German fries

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Bratkartoffeln with onion chunks

German fries (also referred to as German fried potatoes) is a name for fries[1] or a preparation of fries in which potatoes are sliced into any sizes and shapes,[2] fried or deep-fried, and sometimes prepared with additional cooked ingredients such as onion, green pepper and bacon. By the 1870s, dishes under these names were listed in American and British cookbooks.[2] In German, they are called Bratkartoffeln (About this soundlisten ).

In the United States[edit]

During World War I in the United States, due to Germany being an enemy of the United States,[3] "German" place names (such as Berlin, Ohio) and the adjective "German" were often expunged from the American language; by 1918, "French fries", shortened to "fries", had won the name game in the United States and Canada".[2] During this time, the dish was sometimes referred to as "American fries", due to U.S. opposition to Germany during this time.[3]

Preparation[edit]

Bratkartoffeln with bacon

Preparation may involve pan-frying or deep-frying the potatoes and the addition of ingredients such as cooked bacon, onion and green pepper.[4][5][6] Some versions may use thinly sliced potatoes.[7] Paprika may added for flavor.[5] Whether raw or cooked potatoes are to be used, the latter either fresh or stored for some days and used only after ageing, remains a question of discussion, depending on personal taste, as well as regional influences.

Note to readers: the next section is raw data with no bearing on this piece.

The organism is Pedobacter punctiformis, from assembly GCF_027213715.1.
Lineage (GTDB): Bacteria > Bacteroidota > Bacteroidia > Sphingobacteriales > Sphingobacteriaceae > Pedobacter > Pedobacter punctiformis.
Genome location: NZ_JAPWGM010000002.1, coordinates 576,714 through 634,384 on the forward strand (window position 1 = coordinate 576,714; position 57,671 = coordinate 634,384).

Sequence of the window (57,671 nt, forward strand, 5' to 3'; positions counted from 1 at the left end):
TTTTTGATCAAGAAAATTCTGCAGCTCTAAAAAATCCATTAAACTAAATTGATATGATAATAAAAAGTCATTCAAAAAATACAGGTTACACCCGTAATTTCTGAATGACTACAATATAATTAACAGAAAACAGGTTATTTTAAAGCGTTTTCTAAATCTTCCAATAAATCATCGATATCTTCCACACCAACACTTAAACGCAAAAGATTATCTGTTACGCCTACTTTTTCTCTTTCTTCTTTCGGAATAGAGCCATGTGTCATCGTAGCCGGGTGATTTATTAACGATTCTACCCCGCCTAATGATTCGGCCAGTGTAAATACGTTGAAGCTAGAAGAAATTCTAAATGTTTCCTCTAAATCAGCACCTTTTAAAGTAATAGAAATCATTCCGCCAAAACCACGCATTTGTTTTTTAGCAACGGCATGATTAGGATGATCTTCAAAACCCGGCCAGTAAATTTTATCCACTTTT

German fries may be served with schnitzel,[8] or as an accompaniment to sausages, such as bauernwurst.[5][7][9] Some restaurants serve them as a side dish.[10]

See also[edit]

References[edit]

  1. ^ Smith, Andrew F. Potato: A Global History. p. 62. Retrieved 31 October 2014.
  2. ^ a b c Smith, Andrew F. Fast Food and Junk Food. p. 283. Retrieved 31 October 2014.
  3. ^ a b Koppelman, Kent. The Great Diversity Debate. p. 42. Retrieved 31 October 2014.
  4. ^ "Lucky's Steak House moves up to Bay City, bringing with it great food, prices and value". MLive.com. Retrieved 31 October 2014.
  5. ^ a b c "NY Food Truck Lunch: Bauernwurst & German Fries From Hallo Berlin". CBS New York. September 18, 2012. Retrieved 30 October 2014.
  6. ^ "Midwestern German Fries with Sausage Gravy". Food.com. January 2, 2008. Retrieved 30 October 2014.
  7. ^ a b "Strictly eat street". The Age. February 10, 2007. Retrieved 30 October 2014.
  8. ^ "'I brought a meat hammer from Germany so I can make schnitzel'". the Guardian. Retrieved 31 October 2014.
  9. ^ Silverman, Brian. Frommer's New York City from $90 a Day. p. 163. Retrieved 31 October 2014.
  10. ^ Texas Monthly. November 1978. p. 106. Retrieved 31 October 2014.